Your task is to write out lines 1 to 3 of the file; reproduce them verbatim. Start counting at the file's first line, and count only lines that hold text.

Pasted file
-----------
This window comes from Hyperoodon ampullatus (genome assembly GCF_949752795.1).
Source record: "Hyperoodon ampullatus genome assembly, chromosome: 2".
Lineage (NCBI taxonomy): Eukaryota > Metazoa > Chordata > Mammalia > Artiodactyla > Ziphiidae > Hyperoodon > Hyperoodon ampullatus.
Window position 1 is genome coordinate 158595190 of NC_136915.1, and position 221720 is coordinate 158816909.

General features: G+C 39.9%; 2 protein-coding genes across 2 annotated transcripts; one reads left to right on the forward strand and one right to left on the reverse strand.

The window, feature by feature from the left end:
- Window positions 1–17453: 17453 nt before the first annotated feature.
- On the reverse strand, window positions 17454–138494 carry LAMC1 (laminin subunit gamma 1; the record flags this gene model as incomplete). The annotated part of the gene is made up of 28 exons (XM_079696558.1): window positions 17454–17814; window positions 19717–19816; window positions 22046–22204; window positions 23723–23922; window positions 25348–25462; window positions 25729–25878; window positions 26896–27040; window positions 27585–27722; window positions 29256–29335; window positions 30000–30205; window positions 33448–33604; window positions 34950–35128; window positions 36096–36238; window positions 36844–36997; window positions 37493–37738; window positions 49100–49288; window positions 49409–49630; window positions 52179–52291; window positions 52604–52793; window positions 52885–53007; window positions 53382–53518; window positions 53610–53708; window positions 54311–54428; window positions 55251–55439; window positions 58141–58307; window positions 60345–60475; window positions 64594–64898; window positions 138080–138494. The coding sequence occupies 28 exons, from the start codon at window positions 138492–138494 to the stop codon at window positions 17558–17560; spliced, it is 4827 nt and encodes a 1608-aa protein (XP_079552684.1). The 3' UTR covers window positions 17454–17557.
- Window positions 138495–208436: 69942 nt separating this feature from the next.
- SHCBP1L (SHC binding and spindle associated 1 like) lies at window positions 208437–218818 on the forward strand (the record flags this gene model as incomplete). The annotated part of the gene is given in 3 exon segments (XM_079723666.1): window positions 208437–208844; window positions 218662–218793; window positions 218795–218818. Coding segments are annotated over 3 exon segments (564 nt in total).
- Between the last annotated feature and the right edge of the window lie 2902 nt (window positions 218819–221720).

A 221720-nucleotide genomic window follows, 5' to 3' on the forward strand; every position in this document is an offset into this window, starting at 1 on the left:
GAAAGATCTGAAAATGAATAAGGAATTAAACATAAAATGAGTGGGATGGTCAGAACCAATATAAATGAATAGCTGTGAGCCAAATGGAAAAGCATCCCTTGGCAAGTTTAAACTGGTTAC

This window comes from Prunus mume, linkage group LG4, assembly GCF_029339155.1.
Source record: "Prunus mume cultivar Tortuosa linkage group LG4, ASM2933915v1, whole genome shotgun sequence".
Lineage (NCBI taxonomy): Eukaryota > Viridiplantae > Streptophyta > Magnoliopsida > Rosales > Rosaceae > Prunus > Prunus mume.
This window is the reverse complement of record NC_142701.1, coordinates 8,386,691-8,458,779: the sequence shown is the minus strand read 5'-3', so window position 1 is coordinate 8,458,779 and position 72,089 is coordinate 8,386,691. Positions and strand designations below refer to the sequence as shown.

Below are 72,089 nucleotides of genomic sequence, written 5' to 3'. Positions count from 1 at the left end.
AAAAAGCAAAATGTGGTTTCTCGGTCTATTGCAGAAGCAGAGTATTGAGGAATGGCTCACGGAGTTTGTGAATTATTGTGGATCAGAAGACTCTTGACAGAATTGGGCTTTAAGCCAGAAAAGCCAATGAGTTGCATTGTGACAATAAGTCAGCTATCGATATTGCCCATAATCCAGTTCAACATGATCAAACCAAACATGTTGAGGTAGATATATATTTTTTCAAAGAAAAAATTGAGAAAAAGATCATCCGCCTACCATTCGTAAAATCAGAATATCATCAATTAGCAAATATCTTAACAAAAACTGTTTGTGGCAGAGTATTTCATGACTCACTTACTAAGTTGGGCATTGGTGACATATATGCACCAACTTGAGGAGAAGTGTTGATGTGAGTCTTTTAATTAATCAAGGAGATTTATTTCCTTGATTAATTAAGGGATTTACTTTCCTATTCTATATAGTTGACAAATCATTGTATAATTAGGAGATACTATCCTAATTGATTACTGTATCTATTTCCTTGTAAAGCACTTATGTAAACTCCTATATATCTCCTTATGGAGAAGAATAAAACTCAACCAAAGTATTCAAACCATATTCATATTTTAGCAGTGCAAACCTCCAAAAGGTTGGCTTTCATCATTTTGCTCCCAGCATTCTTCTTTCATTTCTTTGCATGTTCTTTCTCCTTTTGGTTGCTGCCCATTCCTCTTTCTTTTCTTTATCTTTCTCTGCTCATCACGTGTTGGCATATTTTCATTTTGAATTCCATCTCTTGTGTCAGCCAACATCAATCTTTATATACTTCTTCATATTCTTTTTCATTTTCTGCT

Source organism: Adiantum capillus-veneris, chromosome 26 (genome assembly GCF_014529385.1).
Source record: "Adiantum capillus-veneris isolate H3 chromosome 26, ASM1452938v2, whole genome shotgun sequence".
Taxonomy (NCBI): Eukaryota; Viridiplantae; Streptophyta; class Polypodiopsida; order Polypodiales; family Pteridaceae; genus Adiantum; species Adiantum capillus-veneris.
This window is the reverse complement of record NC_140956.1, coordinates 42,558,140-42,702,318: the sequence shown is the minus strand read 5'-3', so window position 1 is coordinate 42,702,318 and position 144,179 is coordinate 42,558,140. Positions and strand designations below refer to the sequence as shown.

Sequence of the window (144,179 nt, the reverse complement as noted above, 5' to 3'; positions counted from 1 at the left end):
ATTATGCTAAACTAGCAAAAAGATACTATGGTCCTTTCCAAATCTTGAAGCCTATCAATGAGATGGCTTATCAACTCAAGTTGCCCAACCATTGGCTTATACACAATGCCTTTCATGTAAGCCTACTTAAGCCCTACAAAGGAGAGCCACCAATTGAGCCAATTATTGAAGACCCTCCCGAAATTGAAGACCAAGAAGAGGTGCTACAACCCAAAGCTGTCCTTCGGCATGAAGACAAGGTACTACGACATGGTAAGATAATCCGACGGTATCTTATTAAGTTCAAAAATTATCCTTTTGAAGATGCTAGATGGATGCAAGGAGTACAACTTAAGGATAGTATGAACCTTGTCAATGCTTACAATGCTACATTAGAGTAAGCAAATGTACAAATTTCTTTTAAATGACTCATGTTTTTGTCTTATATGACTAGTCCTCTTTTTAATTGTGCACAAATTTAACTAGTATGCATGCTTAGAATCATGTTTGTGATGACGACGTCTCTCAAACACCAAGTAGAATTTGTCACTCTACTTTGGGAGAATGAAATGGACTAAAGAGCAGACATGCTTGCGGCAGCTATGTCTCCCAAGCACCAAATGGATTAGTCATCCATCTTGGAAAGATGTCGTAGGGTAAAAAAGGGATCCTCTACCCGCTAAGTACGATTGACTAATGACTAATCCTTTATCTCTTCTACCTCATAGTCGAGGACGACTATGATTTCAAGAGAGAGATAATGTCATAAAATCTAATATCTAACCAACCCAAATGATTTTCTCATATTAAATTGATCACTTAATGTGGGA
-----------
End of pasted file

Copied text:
This window comes from Hyperoodon ampullatus (genome assembly GCF_949752795.1).
Source record: "Hyperoodon ampullatus genome assembly, chromosome: 2".
Lineage (NCBI taxonomy): Eukaryota > Metazoa > Chordata > Mammalia > Artiodactyla > Ziphiidae > Hyperoodon > Hyperoodon ampullatus.